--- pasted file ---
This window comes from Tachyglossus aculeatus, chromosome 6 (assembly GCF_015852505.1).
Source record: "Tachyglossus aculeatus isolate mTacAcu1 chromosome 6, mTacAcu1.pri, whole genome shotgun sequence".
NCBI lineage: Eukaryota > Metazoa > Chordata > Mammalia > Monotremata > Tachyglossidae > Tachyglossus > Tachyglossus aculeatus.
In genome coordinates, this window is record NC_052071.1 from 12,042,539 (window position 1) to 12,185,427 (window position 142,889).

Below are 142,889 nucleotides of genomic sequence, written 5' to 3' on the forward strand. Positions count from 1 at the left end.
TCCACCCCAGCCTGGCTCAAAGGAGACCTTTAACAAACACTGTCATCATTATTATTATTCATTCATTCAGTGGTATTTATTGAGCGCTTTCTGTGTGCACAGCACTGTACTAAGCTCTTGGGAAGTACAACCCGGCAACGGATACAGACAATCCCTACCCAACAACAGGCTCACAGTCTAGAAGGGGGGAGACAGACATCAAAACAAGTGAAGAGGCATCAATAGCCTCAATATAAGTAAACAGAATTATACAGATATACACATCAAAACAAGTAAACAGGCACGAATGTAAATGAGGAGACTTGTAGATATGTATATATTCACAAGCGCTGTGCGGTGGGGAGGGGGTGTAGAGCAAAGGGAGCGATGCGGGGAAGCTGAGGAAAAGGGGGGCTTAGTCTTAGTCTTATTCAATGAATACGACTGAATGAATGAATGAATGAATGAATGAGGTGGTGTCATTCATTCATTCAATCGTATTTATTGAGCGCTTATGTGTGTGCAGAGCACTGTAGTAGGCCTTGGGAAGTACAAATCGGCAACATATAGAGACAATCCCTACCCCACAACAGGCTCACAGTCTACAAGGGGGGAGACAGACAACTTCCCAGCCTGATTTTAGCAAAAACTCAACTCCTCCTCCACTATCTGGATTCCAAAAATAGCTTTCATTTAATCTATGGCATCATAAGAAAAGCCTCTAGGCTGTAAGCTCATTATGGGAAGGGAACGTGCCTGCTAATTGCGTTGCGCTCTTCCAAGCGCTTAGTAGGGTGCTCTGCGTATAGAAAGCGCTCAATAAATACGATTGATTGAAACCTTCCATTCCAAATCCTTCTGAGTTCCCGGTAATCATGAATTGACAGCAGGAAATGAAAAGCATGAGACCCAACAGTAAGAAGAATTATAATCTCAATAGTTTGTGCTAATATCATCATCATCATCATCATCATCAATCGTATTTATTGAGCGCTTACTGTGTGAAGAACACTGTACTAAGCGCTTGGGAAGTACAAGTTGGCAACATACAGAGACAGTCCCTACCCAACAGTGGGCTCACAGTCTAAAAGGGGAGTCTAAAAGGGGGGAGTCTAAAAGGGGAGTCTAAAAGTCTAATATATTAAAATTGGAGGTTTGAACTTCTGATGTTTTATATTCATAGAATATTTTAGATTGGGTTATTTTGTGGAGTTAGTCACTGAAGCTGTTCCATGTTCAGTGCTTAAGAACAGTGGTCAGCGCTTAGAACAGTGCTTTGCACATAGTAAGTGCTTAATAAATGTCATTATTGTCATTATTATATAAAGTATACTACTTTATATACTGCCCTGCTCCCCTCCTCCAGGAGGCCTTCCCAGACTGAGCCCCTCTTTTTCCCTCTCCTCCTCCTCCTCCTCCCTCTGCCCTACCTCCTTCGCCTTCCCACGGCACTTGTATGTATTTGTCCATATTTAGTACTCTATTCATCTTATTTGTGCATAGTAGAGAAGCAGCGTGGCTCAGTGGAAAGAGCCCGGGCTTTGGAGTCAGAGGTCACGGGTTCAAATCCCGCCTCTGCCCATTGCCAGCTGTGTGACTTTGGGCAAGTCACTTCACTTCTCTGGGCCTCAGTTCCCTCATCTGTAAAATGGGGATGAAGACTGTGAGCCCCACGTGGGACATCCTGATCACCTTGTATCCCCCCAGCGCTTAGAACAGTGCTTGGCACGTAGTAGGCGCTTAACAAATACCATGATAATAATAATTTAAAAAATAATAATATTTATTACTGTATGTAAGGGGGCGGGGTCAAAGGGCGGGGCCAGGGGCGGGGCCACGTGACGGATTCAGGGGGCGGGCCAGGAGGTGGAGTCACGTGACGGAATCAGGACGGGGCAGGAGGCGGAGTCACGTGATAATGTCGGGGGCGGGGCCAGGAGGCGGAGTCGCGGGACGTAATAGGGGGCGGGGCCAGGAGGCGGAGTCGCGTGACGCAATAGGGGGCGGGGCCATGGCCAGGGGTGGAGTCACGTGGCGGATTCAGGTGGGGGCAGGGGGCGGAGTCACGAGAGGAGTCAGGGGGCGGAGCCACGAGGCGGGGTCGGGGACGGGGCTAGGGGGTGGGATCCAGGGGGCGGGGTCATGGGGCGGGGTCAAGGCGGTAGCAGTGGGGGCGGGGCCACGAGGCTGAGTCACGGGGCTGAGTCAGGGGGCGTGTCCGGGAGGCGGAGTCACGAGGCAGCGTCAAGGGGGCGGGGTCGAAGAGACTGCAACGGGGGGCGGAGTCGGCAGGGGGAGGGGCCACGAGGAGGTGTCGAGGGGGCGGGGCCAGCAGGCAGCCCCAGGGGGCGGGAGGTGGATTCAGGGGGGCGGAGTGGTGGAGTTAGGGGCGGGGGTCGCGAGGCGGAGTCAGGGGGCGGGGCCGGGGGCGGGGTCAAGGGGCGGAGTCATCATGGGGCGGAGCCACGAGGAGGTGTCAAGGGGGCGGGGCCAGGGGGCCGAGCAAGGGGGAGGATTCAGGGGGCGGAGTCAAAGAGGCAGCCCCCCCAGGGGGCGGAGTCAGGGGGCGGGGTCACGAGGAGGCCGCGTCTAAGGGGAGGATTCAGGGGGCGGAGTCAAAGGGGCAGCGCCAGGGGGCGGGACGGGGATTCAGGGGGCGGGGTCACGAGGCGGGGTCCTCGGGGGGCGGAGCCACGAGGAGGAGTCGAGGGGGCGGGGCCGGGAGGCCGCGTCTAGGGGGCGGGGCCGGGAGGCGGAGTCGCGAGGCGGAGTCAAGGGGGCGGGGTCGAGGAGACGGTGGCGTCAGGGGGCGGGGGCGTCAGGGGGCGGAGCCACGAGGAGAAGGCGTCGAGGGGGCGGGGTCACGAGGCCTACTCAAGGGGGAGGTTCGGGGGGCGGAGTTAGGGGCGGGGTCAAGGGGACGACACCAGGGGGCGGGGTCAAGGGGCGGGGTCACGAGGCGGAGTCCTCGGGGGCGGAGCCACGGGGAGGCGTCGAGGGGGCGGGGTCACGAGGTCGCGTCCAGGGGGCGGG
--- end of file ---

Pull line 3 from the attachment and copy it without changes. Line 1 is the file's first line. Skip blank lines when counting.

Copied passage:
NCBI lineage: Eukaryota > Metazoa > Chordata > Mammalia > Monotremata > Tachyglossidae > Tachyglossus > Tachyglossus aculeatus.